A Fabian Cancellara impersonation from Jasper Stuyven (Trek-Segafredo) was picture perfect as the young Belgian soloed to Kuurne-Brussel-Kuurne victory following a blistering late attack. Stuyven spoke post-race of not having the "guts to fight on the Taaienberg" the day before at Omloop Het Nieuwsblad but there was redemption Sunday for the 23-year-old. "Indirectly I thought about it today, that it was a nice revenge to pay tribute to him. My grandfather was a super fan of mine. He would’ve been extremely proud," Stuyven said of the memory of his grandfather to whom he paid tribute with his victory salute, pointing to the heavens.
For the second year running, Katusha's Alexander Kristoff took out second place with Nacer Bouhanni (Cofidis) in third. To read our race report from 2015, click here.
Kuurne-Brussel-Kuurne video highlights
Milan-San Remo - March 19, Italy
The first monument of the season is also the longest of the five with the total distance of Milan-San Remo often stretching out over 300km as the neutralised zone takes the peloton out of Milan's inner city. If the distance so early in the season hasn't been an issue for the riders, in recent years there has been snow, sleet and rain as the weather conditions have ensured La Classicissima remains one of the hardest one-day races on the calendar.
Milan-San Remo traditionally starts in the Piazza del Duomo with the first half of the race taking the peloton through Lombardy and Piedmont en route to the first climb of the day, the Passo del Turchino. From the climb, the peloton skirts the Ligurian Coast where the famous climbs of Capo Mele, Capo Cervo and Capo Berta, the Cipressa and the all important Poggio await before the Via Roma finale in San Remo.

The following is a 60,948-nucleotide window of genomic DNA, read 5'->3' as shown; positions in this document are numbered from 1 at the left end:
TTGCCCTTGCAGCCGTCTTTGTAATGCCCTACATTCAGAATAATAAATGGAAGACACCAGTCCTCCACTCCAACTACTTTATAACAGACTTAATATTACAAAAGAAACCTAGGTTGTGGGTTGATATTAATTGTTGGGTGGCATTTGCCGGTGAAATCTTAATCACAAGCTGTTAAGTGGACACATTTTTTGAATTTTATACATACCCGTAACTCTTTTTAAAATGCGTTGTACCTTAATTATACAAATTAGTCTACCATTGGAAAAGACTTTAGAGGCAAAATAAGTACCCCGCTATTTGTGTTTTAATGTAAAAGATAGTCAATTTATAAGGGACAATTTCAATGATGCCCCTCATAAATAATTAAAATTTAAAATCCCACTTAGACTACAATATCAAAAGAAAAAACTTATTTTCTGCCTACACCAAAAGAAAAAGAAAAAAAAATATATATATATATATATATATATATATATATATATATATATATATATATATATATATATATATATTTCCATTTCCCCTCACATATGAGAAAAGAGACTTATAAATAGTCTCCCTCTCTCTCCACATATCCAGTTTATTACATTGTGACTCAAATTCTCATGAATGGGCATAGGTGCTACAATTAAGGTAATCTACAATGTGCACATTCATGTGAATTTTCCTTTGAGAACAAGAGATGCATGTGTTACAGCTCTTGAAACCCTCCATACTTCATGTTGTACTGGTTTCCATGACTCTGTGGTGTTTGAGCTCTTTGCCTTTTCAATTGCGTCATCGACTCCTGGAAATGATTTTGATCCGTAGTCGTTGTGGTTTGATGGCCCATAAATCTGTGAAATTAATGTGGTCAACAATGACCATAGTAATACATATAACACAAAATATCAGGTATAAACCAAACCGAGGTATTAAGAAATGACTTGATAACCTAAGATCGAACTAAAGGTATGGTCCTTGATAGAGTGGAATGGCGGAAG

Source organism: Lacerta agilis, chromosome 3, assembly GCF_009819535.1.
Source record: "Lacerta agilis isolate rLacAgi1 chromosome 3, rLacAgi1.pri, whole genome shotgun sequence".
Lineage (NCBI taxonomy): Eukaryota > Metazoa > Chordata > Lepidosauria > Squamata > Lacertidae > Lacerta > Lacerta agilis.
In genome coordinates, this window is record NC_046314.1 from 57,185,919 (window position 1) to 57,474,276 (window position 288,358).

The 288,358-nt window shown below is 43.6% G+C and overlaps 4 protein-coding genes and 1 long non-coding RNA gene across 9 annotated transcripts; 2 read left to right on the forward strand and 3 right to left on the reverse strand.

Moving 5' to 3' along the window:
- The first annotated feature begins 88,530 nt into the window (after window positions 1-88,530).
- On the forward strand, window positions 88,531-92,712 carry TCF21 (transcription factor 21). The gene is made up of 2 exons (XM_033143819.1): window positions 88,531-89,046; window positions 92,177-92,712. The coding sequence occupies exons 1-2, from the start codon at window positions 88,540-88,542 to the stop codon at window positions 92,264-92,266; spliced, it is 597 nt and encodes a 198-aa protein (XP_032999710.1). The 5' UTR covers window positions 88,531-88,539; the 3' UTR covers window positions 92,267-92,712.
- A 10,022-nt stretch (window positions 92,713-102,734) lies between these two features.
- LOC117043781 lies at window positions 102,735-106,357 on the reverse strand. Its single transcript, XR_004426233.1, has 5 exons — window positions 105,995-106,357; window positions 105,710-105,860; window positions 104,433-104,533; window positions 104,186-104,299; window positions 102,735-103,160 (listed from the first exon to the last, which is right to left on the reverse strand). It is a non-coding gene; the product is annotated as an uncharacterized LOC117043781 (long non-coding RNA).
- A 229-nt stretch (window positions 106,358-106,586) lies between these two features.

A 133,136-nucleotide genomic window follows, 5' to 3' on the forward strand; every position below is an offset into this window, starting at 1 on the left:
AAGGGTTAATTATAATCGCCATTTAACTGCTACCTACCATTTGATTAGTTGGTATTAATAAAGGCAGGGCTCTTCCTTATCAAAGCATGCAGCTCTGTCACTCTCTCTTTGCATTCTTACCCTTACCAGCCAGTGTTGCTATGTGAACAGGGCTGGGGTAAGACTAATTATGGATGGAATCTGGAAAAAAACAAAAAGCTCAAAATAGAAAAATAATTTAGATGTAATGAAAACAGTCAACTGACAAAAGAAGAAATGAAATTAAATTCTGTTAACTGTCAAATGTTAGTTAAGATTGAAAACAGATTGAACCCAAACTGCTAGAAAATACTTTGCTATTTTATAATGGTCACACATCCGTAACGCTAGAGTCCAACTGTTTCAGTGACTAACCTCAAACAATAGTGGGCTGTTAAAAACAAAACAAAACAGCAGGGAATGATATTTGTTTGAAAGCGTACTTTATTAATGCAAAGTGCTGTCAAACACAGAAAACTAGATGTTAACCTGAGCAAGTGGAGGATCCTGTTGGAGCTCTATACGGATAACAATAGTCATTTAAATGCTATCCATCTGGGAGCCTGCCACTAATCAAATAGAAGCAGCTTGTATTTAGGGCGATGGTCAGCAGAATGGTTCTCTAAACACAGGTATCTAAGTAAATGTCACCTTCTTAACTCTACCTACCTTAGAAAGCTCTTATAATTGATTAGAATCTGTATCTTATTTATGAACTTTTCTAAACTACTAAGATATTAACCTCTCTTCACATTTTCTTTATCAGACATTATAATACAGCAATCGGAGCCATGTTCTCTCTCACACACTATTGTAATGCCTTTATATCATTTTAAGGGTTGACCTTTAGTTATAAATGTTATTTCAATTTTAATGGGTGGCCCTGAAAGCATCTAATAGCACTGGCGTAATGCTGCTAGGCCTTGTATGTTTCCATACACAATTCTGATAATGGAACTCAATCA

Defending champion John Degenkolb is out of the race as he continues to recover from injuries sustained when he and his Giant-Alpecin teammates were hit by a car while training in Spain late-last month. While the German will be missed in 2016, there is no shortage of potential winners with Fabian Cancellara (Trek-Segafredo) aiming for a second title on his last appearance, and World Champion Peter Sagan (Tinkoff) building for his best spring campaign yet. Michael Matthews (Orica-GreenEdge) has improved a year on from his second place and 2014 champion Alexander Kristoff (Katusha) has demonstrated he is in form with five wins in Qatar and Oman.
Cyclingnews will have complete live coverage of the race starting at 09:00 am CET on March 19.
What happened in 2016?
Arnaud Demare (FDJ) ended France's drought in the monuments with a well timed sprint on the Via Rome having earlier crashed on the Cipressa and chased back on. A late crash by Fernando Gaviria caused chaos but amazingly it was only the Etixx-Quick Step rider who fell but in doing so, disrupted the chances of Peter Sagan and Fabian Cancellara.
Raced under blue skies, a landslide saw a brief detour for the peloton with a crash that involved pre-race favourite Michael Matthews (Orica-GreenEdge), Geraint Thomas (Team Sky) and Demare among others providing drama to an otherwise tranquil affair. While Matthews struggled to chase back on with bleeding limbs, Demare was paced back into the peloton by his teammates.